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FDA's dietary supplement office did not advise Amazon, other retailers on NMN decisionFDA's dietary supplement office did not advise Amazon, other retailers on NMN decision

Josh Long

April 24, 2023

3 Min Read
FDA's dietary supplement office did not advise Amazon, other retailers on NMN decision

Amazon’s recent decision to ban the sale of NMN supplements highlighted that the ecommerce powerhouse is paying attention to FDA determinations about nuanced regulatory issues.

But Amazon’s move was not the result of FDA’s dietary supplement office reaching out directly to the company in an advisory capacity, an FDA official confirmed.

FDA has concluded NMN, or beta-nicotinamide mononucleotide, is a substance authorized for investigation as a new drug and precluded in dietary supplements.

After FDA’s determination was made public in the fall of 2022, Amazon prohibited the sale of NMN supplements, effective in March. Amazon also stopped selling NAC-containing supplements in 2021 after FDA said in warning letters that the ingredient was approved as a drug in 1963, barring its use in supplements. The company later resumed sales after FDA issued an enforcement discretion policy on NAC (N-acetyl cysteine) in a final guidance.

FDA remarks on third-party communications

Cara Welch, Ph.D., who oversees FDA’s Office of Dietary Supplement Programs (ODSP), said her office is not directly communicating decisions about the regulatory status of an ingredient like NMN with Amazon or other retailers. 

“As a matter of policy, we don’t discuss the compliance status of specific products with third parties, and that includes retailers,” she said in an April 18 interview at the SupplySide East trade show in Secaucus, New Jersey. “If it moves to a warning letter or some other type of public-facing communication, they may find out about it through that means.”

Related:FDA official concedes, ‘We didn’t connect those dots’ in reviews of NMN

On the other hand, Welch suggested she is not displeased that Amazon has acted to stop selling certain ingredients in the wake of FDA determinations.

“And to be blunt, it doesn’t bother me that they are aware of these things,” the FDA official said. “I think it’s important for the industry to be a strong industry and sometimes that includes saying, ‘No, this product shouldn’t be sold, or this ingredient shouldn’t be sold,’ and manufacturers can make that decision on whether or not they want to market a product containing that ingredient. Retailers can make a decision on whether they want to sell a product containing that ingredient.”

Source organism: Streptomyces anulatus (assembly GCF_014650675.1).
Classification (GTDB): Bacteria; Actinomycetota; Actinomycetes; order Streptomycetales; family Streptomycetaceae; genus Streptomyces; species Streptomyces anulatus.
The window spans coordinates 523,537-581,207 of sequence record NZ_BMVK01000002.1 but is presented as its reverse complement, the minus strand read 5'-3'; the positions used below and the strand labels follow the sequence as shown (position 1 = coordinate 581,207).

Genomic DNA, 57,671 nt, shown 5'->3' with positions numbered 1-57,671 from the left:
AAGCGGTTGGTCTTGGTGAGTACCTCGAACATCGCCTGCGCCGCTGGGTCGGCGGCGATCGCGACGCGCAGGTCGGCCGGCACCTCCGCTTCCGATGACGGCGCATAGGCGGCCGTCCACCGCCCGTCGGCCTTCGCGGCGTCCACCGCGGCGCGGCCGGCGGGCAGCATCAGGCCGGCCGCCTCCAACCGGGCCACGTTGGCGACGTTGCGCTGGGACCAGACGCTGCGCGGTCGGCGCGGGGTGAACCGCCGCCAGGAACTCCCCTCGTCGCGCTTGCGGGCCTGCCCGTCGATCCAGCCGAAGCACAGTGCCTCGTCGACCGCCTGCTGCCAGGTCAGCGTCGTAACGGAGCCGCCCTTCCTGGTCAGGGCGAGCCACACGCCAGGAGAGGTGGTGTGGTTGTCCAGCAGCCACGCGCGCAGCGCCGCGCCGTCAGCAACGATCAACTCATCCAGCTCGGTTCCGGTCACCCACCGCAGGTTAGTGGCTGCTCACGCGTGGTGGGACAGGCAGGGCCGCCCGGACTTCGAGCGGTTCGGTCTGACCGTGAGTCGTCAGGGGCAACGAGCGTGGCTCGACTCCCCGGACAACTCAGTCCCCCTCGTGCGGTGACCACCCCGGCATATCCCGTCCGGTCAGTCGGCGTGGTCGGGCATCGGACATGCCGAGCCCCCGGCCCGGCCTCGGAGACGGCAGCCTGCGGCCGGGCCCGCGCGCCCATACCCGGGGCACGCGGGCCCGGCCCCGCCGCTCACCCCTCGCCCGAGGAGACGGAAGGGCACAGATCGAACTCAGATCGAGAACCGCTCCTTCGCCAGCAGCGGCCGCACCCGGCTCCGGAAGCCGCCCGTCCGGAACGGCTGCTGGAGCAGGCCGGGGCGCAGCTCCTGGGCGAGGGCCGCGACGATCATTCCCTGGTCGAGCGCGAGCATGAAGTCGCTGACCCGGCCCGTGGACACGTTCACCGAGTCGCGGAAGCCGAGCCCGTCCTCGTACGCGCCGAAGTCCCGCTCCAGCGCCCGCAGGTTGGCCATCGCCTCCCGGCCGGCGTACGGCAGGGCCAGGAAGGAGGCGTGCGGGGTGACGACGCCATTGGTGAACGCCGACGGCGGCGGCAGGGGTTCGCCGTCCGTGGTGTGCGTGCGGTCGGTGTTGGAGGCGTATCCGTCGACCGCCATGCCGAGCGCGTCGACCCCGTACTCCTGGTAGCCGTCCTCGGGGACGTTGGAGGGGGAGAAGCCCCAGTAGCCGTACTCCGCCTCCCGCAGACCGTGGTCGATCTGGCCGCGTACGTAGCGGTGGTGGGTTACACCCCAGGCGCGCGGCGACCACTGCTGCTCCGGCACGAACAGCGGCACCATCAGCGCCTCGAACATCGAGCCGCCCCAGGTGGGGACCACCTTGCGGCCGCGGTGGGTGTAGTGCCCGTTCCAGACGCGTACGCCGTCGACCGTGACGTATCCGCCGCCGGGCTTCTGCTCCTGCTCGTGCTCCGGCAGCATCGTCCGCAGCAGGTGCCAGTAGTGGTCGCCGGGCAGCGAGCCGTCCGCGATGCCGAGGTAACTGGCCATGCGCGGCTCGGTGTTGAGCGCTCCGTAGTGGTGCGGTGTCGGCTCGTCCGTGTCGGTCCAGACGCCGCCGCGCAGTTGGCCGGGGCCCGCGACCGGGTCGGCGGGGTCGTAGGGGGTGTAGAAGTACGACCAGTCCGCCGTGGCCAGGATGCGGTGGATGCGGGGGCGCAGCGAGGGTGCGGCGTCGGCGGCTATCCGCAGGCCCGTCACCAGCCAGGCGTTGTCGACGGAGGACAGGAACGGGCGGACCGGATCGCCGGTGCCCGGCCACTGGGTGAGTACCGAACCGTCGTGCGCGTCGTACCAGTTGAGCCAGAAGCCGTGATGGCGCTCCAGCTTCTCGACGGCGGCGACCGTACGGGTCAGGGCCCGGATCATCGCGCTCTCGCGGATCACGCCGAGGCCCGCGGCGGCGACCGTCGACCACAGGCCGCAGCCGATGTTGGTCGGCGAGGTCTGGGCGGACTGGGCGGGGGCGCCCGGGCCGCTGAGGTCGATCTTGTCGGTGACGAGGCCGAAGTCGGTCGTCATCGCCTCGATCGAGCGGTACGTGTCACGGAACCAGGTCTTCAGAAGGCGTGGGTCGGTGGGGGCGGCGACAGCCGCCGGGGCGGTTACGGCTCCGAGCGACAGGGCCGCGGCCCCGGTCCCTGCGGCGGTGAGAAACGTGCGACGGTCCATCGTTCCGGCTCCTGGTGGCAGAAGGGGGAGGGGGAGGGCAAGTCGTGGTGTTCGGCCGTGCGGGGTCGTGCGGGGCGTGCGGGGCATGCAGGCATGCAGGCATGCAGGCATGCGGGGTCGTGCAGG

Welch disclosed she is not aware of any enforcement action taken against NMN marketed in supplements. Asked whether FDA plans to enforce against the ingredient, she responded, “I can’t speak to future enforcement priorities.”

Dan Fabricant, Ph.D., a former FDA official who leads the Natural Products Association (NPA), pointed out retailers like Amazon are making decisions to remove products from the market based on tentative conclusions from FDA. NPA and the Alliance for Natural Health USA have filed a citizen petition requesting FDA reverse its position on NMN.

Related:Amazon bans NMN in dietary supplements

“Why are these decisions from ecommerce platforms and third-party retailers on ingredients like NMN being made on what the agency itself says is not final agency action?” he asked in an interview. 

Amazon did not immediately respond to a request for comment for this story.

About the Author(s)

Josh Long

Associate editorial director, Natural Products Insider, Informa Markets Health and Nutrition

Josh Long has been a journalist since 1997, holds a J.D. from the University of Wyoming College of Law, and was admitted to practice law in Colorado in 2008. Josh is the legal and regulatory editor with Informa's Health and Nutrition Network, specializing on matters related to Natural Products Insider. Ping him with story ideas at [email protected].

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